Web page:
March Music Madness Raised Scholarship Money for Homeless Students

1By Trena Allen

Music filled the air on campus for the fourth annual March Music Madness Arts and Music Festival on March 12. Students enjoyed themselves and raised money for High 5 Drive.

Six hours of melodies lingered through the campus corridors including smooth tunes from guitars to bumping bases from rappers.

Many local artists performed including the band Irie. The bass player Harley Swisher, CSN student, said she likes playing at venues like this to gain more exposure for the band. “We want new people to listen to our music.” Additionally she likes performing at this festival to bring awareness to an important issue: homeless students at CSN.

Approximately 100 students attended to enjoy music and festivities, which included inflatable party jumpers and food.

CSN’s student government ASCSN helped plan the event with Office of Technology Services.

Jonathan “Streetz” Paya was the host of this year’s event. “I wanted to do something for and with the students.”

“I worked with ASCSN in 2011 to 2012 and together we created March Music Madness,” Paya said. “Student Government has a vested interest in continuing the tradition.”

William McCurdy II, president of ASCSN, was at the event.

“So far we’re just talking to students and doing some outreach and also trying to encourage them to come out and… release some stress,” McCurdy said. “We are trying to increase campus life and also get students to hang out and mix and mingle a bit.”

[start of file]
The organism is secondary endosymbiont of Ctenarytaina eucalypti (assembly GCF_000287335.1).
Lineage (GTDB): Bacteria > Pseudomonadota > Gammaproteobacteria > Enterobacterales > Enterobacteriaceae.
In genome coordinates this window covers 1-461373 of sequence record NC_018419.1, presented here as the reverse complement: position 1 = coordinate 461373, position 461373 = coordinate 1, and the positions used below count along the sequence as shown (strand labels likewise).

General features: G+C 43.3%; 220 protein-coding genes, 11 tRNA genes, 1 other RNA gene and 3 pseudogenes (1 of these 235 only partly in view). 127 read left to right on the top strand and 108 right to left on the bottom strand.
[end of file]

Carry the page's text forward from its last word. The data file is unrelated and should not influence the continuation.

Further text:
The goal of March Music Madness is to raise money for the High 5 Drive. It is sponsored by the students, staff and faculty of CSN and by Silver State Schools Credit Union to raise funds for the Youthful Enterprise Scholarship.

The money that is raised goes to support CSN students from the Shade Tree, Nevada Partnership for Homeless Youth and HELP of Southern Nevada Shannon West Homeless Youth Center.

According to their mission statements, Shade Tree helps women, children and their pets affected by domestic violence. Nevada Partnership for Homeless Youth helps homeless teens by providing a safe, supportive environment and a path to self-sufficiency. HELP of Southern Nevada Shannon West Homeless Youth Center provides aid for at-risk youths including substance abuse counseling, mental health referrals, educational assessment and vocational training.

Students must be enrolled in at least three credits per term, meet financial-need requirements and be a resident of Nevada to apply for the scholarship. They must also be receiving assistance from a registered homeless service agency including the three noted above. With a letter of recommendation from the agency, students can apply for Youthful Enterprise Scholarship funds.

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